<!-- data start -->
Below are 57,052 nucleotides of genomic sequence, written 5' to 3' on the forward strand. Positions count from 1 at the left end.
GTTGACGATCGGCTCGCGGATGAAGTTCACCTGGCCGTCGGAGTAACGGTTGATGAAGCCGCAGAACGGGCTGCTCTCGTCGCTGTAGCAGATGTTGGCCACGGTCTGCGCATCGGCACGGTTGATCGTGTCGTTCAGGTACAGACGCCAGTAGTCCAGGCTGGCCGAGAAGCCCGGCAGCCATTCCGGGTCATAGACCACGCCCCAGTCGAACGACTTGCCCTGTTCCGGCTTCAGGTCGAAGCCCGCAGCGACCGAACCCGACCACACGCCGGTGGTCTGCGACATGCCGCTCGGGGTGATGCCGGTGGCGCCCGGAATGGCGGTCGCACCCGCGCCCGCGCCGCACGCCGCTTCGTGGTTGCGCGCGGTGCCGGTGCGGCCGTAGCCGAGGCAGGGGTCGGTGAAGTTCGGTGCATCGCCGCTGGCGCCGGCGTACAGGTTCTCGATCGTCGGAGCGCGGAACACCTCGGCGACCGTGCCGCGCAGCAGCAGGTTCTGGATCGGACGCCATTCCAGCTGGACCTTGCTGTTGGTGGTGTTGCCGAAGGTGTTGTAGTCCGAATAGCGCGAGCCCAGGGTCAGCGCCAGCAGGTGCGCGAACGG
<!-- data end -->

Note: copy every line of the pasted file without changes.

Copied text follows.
Below are 57,052 nucleotides of genomic sequence, written 5' to 3' on the forward strand. Positions count from 1 at the left end.
GTTGACGATCGGCTCGCGGATGAAGTTCACCTGGCCGTCGGAGTAACGGTTGATGAAGCCGCAGAACGGGCTGCTCTCGTCGCTGTAGCAGATGTTGGCCACGGTCTGCGCATCGGCACGGTTGATCGTGTCGTTCAGGTACAGACGCCAGTAGTCCAGGCTGGCCGAGAAGCCCGGCAGCCATTCCGGGTCATAGACCACGCCCCAGTCGAACGACTTGCCCTGTTCCGGCTTCAGGTCGAAGCCCGCAGCGACCGAACCCGACCACACGCCGGTGGTCTGCGACATGCCGCTCGGGGTGATGCCGGTGGCGCCCGGAATGGCGGTCGCACCCGCGCCCGCGCCGCACGCCGCTTCGTGGTTGCGCGCGGTGCCGGTGCGGCCGTAGCCGAGGCAGGGGTCGGTGAAGTTCGGTGCATCGCCGCTGGCGCCGGCGTACAGGTTCTCGATCGTCGGAGCGCGGAACACCTCGGCGACCGTGCCGCGCAGCAGCAGGTTCTGGATCGGACGCCATTCCAGCTGGACCTTGCTGTTGGTGGTGTTGCCGAAGGTGTTGTAGTCCGAATAGCGCGAGCCCAGGGTCAGCGCCAGCAGGTGCGCGAACGG